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Re: [css-transforms] Unify the definition of transform-style & 3D context

From: Rik Cabanier <cabanier@gmail.com>
Date: Wed, 28 Sep 2016 20:49:19 -0700
Message-ID: <CAGN7qDASrRXS5hJuHvO_z5aOBRoJj6Ndsmy52_KjWfVTQAyRxw@mail.gmail.com>
To: Tien-Ren Chen <trchen@chromium.org>
Cc: Matt Woodrow <mwoodrow@mozilla.com>, "public-fx@w3.org" <public-fx@w3.org>, Simon Fraser <simon.fraser@apple.com>, "Tab Atkins Jr." <jackalmage@gmail.com>
This is obviously a very hard problem. :-)

Tien-Ren,
your proposal seems to be close to smfr, except he used 'transform-style:
auto' as the default value.
That way, an element's 3d behavior can depend on the value of parent and
children.

Does this match Chrome's implementation, or is it what you'd like it to be?


Rik

On Tue, Sep 27, 2016 at 3:25 PM, Tien-Ren Chen <trchen@chromium.org> wrote:

> On Mon, Sep 26, 2016 at 6:07 PM, Matt Woodrow <mwoodrow@mozilla.com>
> wrote:
> >
> >
> > On 27/09/16 1:12 PM, Tien-Ren Chen wrote:
> >>
> >> I'm particularly worrying about this case:
> >>
> >> <style> div { transform-style: preserve-3d; } </style>
> >> <div>
> >>      A
> >>      <div style="transform:translateZ(0);">B</div>
> >>      <div style="position:relative; z-index:0;">C</div>
> >> </div>
> >>
> >> If we don't make the distinction between 2D/3D (i.e. no plane / new
> >> plane), the transition between translateZ(-epsilon), translateZ(0),
> >> and translateZ(epsilon) could be tricky. IMO B should be popped into
> >> its own plane, and perform depth-sorting against plane AC as a whole.
> >
> > What would be the intended result of depth sorting in this case? They
> both
> > have 0 depth, no z-index and now the content order is undefined since AC
> is
> > both before and after B.
> >
> > I prefer having B transition to being between A and C while the Z
> > translation is 0.
>
> In my opinion, tie breaking should use the order of root background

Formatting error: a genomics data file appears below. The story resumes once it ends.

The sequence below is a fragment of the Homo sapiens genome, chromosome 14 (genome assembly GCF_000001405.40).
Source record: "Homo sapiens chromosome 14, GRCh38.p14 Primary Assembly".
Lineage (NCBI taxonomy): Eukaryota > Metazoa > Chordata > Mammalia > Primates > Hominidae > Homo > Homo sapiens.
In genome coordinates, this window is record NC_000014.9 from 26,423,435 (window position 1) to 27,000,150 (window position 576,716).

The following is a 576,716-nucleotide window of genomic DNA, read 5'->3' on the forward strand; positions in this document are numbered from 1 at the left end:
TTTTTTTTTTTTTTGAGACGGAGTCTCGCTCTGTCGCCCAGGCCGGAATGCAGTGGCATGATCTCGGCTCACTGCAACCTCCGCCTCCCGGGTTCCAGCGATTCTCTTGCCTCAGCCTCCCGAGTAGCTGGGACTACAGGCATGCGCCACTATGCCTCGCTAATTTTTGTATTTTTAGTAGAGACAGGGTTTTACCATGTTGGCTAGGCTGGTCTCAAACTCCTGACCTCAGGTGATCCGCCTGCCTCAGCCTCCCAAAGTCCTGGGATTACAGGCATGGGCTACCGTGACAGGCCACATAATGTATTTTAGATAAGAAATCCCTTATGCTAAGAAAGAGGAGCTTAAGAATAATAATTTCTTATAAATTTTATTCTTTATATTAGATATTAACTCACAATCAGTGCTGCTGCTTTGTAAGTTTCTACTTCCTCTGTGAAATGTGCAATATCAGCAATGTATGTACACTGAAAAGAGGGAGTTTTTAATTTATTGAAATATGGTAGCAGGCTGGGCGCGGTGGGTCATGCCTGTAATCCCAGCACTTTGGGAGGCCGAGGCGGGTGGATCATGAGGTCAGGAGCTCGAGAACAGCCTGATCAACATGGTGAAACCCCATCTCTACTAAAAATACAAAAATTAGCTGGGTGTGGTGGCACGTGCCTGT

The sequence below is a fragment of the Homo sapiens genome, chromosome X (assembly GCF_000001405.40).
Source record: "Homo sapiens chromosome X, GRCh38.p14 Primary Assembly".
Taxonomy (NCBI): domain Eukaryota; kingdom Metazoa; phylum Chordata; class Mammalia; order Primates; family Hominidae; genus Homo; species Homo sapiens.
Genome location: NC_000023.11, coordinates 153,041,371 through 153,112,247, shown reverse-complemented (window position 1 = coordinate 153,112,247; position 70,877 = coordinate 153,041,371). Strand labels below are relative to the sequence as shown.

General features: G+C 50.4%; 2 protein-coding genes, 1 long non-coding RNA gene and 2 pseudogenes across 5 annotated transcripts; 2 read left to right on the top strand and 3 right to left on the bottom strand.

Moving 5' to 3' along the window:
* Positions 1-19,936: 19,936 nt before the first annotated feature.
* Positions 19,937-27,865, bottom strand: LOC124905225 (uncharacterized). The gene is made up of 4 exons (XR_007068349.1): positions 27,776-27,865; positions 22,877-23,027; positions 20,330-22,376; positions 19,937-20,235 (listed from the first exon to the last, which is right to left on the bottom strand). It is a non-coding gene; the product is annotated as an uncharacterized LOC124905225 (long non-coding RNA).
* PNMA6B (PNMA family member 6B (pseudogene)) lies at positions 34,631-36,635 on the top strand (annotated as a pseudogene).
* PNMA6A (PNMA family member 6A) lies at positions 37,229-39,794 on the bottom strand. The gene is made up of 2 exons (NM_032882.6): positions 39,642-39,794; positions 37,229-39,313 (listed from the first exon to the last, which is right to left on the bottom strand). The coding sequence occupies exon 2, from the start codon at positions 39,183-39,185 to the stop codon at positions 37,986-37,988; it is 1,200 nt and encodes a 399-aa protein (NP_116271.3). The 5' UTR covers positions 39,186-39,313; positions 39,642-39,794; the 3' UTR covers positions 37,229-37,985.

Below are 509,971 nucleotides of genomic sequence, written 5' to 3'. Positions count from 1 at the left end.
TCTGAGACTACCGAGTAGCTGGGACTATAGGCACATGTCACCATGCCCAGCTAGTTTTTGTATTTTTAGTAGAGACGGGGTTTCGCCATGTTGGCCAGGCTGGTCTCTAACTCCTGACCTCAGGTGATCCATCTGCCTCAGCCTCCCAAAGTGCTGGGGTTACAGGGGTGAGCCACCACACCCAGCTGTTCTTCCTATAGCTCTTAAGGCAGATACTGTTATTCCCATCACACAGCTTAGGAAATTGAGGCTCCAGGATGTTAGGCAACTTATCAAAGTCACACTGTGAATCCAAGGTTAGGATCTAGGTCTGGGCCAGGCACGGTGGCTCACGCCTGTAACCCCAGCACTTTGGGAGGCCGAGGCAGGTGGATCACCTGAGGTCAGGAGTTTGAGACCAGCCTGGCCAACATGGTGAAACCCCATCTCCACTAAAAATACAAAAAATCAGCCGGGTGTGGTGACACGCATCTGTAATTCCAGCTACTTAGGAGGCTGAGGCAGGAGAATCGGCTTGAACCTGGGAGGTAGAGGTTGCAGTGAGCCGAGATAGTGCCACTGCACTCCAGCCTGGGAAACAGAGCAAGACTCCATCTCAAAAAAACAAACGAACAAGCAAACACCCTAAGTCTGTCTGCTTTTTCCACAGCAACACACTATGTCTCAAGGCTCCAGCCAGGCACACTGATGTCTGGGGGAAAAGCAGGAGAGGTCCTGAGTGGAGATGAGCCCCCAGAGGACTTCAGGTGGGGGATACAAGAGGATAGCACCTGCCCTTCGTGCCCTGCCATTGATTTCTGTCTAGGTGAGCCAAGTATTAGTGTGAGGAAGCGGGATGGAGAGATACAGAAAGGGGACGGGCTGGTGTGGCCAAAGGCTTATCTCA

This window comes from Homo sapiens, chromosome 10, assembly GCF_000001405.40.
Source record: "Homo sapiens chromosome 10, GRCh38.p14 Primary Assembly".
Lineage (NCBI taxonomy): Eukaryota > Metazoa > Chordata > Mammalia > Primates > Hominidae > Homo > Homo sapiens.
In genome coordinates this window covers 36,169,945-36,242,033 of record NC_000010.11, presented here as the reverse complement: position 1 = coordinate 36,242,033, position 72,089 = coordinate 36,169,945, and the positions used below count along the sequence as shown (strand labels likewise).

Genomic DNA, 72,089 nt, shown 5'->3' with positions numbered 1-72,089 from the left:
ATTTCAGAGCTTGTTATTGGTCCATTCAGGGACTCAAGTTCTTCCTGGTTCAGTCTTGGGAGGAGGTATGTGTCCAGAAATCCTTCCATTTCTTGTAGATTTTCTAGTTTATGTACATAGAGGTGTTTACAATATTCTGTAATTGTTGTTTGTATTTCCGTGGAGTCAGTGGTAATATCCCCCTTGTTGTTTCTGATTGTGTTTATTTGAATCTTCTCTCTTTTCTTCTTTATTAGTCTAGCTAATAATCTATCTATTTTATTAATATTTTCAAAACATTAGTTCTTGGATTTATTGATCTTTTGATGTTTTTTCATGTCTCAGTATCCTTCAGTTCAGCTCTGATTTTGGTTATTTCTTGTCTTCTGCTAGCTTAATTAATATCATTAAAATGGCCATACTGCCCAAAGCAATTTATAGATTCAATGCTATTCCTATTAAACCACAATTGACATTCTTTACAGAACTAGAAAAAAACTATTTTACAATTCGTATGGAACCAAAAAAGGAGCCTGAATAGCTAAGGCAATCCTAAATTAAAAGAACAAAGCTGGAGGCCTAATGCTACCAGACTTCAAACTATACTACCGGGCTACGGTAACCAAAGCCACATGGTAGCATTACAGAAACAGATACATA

> phase in stacking context order, that is, B on top of AC when z=0.
>
> There are a number of issues for transition to be in between A and C:
> 1. I really don't think that's what 3D web developers want. Fusion of
> planes can be really counter-intuitive at times. For example:
> http://jsbin.com/xoradus/ (Note: Chromium doesn't even rendering this
> correctly. Please open with Firefox.)
> 2. Higher runtime cost. A and C will need to be cached in separate
> buffer,  more buffer to composite, and more polygons need to be
> partitioned.
> 3. Numerical issue. It is difficult to decide whether two matrices are
> co-planar. For example, rotateY(30deg)translateZ(10px) and
> rotateY(30deg)translateZ(10px)rotateZ(30deg) are obviously coplanar,
> but their computed normal vector is likely to differ by a few ulps. In
> Chromium we used a tolerance value, but that created another class of
> issues.
>
> >> Another weird case:
> >>
> >> <style> div { transform-style: preserve-3d; } </style>
> >> <div id="A" style="background:some_image; translateZ(0);">
> >>      Foreground
> >>      <div id="B" style="transform:translateZ(0); position:relative;
> >> z-index:-1;">Stuck in middle?</div>
> >> </div>
> >>
> >> Should B to stack in between the background/foreground of A because it
> >> has negative z-index? I think the sensible thing to do is to pop it to
> >> its own plane.
> >
> > I'm not sure I understand this case fully. It makes sense to me that B
> would
> > be in the middle, z-index applies within the current stacking context,
> > putting B before Foreground.
>
> Yes, with no doubt things should behave as you just described if
> everything have transform-style:flat.
>
> However my two cents is that we should double think what would be the
> most useful and intuitive behavior with transform-style:preserve-3d.
> With preserve-3d, the subtree won't be atomic / in an isolated group
> anyway.
>
Received on Thursday, 29 September 2016 03:49:48 UTC

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